If you don’t ask, you don’t get
June is always a busy month for my family, as three of us have a birthday in the space of two weeks. Father’s day also takes place in June, and it’s also my husband and my wedding anniversary. There is one thing that makes this heavy month of present giving more manageable though – lists. Whether created on a platform like Amazon or ASOS, or it’s an email with several links to different websites, we have all now come to expect each other to send everyone else their list of ideal presents.
Right now, I am under pressure to compile my own list, but there is always a bit of me that feels a bit reluctant at these times. I often feel that I’m imposing my own preferences on everyone else and limiting their creativity. And sometimes I do like a surprise! On the other hand, I realize that I have a higher probability of valuing or using the present if I just directly ask for what I want. And the reality is that it’s beneficial for the rest of my family as their search time for the right present is drastically reduced. It is a better outcome for all of us if I just ask directly.
A New Report that we’ve just issued at UNDP China and launched at a conference organized by the Asia Foundation says just asking directly is also the best strategy for countries wanting to get better data and information about Chinese aid.
In the academic community, there is a lot of discussion and conjecture about China’s foreign aid. The most authoritative report about China’s aid is from the government – its 2014 White Paper – put the scale of China’s aid at $14.4bn over 3 years. That paper also said that 51% of this is allocated to African countries, but it did not break down the data any further than that. So it is currently very difficult – if not impossible – to really understand accurately which specific countries China prioritizes in terms of giving foreign aid.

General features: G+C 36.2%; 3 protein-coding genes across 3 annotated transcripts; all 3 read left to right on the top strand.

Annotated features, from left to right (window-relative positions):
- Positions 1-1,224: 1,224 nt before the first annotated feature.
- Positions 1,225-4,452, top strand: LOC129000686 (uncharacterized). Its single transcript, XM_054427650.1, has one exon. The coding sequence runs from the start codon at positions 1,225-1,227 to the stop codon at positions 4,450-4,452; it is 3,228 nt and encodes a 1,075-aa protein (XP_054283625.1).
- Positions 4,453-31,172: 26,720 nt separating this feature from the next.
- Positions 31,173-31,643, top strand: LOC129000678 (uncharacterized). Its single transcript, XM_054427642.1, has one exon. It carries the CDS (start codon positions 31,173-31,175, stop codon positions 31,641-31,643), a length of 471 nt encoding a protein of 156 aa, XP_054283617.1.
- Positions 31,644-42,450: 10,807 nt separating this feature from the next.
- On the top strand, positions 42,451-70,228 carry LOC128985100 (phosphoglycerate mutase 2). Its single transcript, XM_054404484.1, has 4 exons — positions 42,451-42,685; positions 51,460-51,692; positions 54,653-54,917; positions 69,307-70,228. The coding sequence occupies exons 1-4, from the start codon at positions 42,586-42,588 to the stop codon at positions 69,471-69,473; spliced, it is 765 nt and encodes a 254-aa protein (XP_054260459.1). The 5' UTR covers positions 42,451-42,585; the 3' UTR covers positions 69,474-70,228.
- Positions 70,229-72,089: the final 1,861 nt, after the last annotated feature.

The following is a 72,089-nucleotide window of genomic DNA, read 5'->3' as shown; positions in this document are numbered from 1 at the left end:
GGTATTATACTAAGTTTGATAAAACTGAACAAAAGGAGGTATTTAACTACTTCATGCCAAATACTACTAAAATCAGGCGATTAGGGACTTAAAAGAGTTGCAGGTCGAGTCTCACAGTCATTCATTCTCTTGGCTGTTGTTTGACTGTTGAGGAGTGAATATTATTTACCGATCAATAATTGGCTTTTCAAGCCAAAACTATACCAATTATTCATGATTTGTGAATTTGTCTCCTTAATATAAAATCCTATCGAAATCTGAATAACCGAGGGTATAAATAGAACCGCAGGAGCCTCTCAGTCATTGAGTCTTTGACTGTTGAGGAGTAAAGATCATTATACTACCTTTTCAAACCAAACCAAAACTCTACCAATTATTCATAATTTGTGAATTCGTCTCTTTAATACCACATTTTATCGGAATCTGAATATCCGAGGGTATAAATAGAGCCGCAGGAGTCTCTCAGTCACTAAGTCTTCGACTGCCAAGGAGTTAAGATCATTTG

At UNDP China, our assessment is that this lack of data is not because such information is secret or sensitive, but because it is simply very difficult to collect. Like my family with presents, the search time is simply too long and complex.
But, as our new study reveals, it turns out there is another way of collecting the data. And it involves African and other country governments just being proactive and asking directly for the data. Over the past few years, 11 country governments – from Congo to Cambodia – have already done so. They have literally just asked the Economic Counsellor in their country to help them include Chinese data in their aid data records (which are often known as AIMS in the development world). In some cases, the governments also asked UNDP country offices to help make these connections in the country and help actively with the data – kind of like using amazon to make the birthday list. But the basic point is this – they just asked.
The great news is that in our 11 cases, the Economic Counsellor – when asked – said “yes we can”. In some cases, gathering the data into the records has taken several iterations, and in others the data requires even more work to get accurate (it is often smaller than media reports, for example). But the fact that the “just asking” strategy has worked for these 11 countries is significant. More countries could follow suit, which would help them better plan for their budgeting priorities in particular, because they fully understand the flows from China and many other countries.
Indeed, there is the potential for the Chinese government itself to use this “just ask” strategy to, in time, build a complete picture of its foreign aid, from the bottom up, in country, where there is the best information about what is really happening. This could be a better outcome for the countries receiving China’s foreign aid, and also a better outcome for China. Government officials in Beijing could compile this sort of information into a more comprehensive report on China’s foreign aid – perhaps a white paper or a regular annual report. Of course, UNDP China would always be ready to help the government do so.
In addition, for countries that are interested in working with China to “just ask” for more data, one great prompt could be a new monitoring survey by the Global Partnership for Effective Development Cooperation (GPEDC), which will begin in October 2015 and finish in February 2016. The results of the survey will feed into a meeting of the GPEDC in Kenya later in 2016. The time really is now for countries to work with the Chinese government on this.
Talking of time, I had better get ready to ask for my presents on a list… however awkward it feels right now, it will be well worth it for all!